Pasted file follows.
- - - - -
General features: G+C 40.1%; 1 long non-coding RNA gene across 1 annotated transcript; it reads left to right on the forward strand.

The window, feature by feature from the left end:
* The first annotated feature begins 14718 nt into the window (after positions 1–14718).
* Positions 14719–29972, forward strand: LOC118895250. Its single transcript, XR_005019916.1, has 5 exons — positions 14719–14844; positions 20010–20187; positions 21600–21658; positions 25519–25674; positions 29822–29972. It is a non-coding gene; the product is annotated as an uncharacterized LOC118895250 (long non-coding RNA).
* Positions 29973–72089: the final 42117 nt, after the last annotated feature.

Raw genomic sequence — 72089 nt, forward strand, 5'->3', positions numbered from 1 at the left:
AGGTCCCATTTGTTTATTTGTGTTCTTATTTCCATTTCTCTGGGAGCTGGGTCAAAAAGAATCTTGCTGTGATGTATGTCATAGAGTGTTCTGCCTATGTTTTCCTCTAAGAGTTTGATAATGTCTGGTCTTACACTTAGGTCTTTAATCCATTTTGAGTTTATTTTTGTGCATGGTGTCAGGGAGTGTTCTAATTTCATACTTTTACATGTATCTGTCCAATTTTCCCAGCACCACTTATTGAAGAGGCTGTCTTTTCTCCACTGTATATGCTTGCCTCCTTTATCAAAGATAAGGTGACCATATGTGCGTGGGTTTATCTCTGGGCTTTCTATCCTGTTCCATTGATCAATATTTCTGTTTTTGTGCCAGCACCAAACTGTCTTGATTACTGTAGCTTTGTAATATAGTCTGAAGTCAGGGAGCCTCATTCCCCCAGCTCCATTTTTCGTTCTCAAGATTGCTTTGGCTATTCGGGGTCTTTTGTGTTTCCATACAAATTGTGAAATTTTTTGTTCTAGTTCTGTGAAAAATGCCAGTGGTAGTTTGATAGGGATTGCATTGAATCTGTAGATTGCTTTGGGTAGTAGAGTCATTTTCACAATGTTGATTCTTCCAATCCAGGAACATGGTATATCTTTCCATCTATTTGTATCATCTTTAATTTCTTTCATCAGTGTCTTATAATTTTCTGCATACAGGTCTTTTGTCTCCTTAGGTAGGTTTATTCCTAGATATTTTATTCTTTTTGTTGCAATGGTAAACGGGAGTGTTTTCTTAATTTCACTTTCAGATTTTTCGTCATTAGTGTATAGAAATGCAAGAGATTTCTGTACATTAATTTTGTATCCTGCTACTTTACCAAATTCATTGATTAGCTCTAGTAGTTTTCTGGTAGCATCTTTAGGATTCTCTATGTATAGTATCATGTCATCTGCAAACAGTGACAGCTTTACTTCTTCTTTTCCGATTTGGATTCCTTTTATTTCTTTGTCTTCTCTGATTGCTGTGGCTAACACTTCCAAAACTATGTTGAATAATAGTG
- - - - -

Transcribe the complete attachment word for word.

General features: G+C 40.1%; 1 long non-coding RNA gene across 1 annotated transcript; it reads left to right on the forward strand.

The window, feature by feature from the left end:
* The first annotated feature begins 14718 nt into the window (after positions 1–14718).
* Positions 14719–29972, forward strand: LOC118895250. Its single transcript, XR_005019916.1, has 5 exons — positions 14719–14844; positions 20010–20187; positions 21600–21658; positions 25519–25674; positions 29822–29972. It is a non-coding gene; the product is annotated as an uncharacterized LOC118895250 (long non-coding RNA).
* Positions 29973–72089: the final 42117 nt, after the last annotated feature.

Raw genomic sequence — 72089 nt, forward strand, 5'->3', positions numbered from 1 at the left:
AGGTCCCATTTGTTTATTTGTGTTCTTATTTCCATTTCTCTGGGAGCTGGGTCAAAAAGAATCTTGCTGTGATGTATGTCATAGAGTGTTCTGCCTATGTTTTCCTCTAAGAGTTTGATAATGTCTGGTCTTACACTTAGGTCTTTAATCCATTTTGAGTTTATTTTTGTGCATGGTGTCAGGGAGTGTTCTAATTTCATACTTTTACATGTATCTGTCCAATTTTCCCAGCACCACTTATTGAAGAGGCTGTCTTTTCTCCACTGTATATGCTTGCCTCCTTTATCAAAGATAAGGTGACCATATGTGCGTGGGTTTATCTCTGGGCTTTCTATCCTGTTCCATTGATCAATATTTCTGTTTTTGTGCCAGCACCAAACTGTCTTGATTACTGTAGCTTTGTAATATAGTCTGAAGTCAGGGAGCCTCATTCCCCCAGCTCCATTTTTCGTTCTCAAGATTGCTTTGGCTATTCGGGGTCTTTTGTGTTTCCATACAAATTGTGAAATTTTTTGTTCTAGTTCTGTGAAAAATGCCAGTGGTAGTTTGATAGGGATTGCATTGAATCTGTAGATTGCTTTGGGTAGTAGAGTCATTTTCACAATGTTGATTCTTCCAATCCAGGAACATGGTATATCTTTCCATCTATTTGTATCATCTTTAATTTCTTTCATCAGTGTCTTATAATTTTCTGCATACAGGTCTTTTGTCTCCTTAGGTAGGTTTATTCCTAGATATTTTATTCTTTTTGTTGCAATGGTAAACGGGAGTGTTTTCTTAATTTCACTTTCAGATTTTTCGTCATTAGTGTATAGAAATGCAAGAGATTTCTGTACATTAATTTTGTATCCTGCTACTTTACCAAATTCATTGATTAGCTCTAGTAGTTTTCTGGTAGCATCTTTAGGATTCTCTATGTATAGTATCATGTCATCTGCAAACAGTGACAGCTTTACTTCTTCTTTTCCGATTTGGATTCCTTTTATTTCTTTGTCTTCTCTGATTGCTGTGGCTAACACTTCCAAAACTATGTTGAATAATAGTG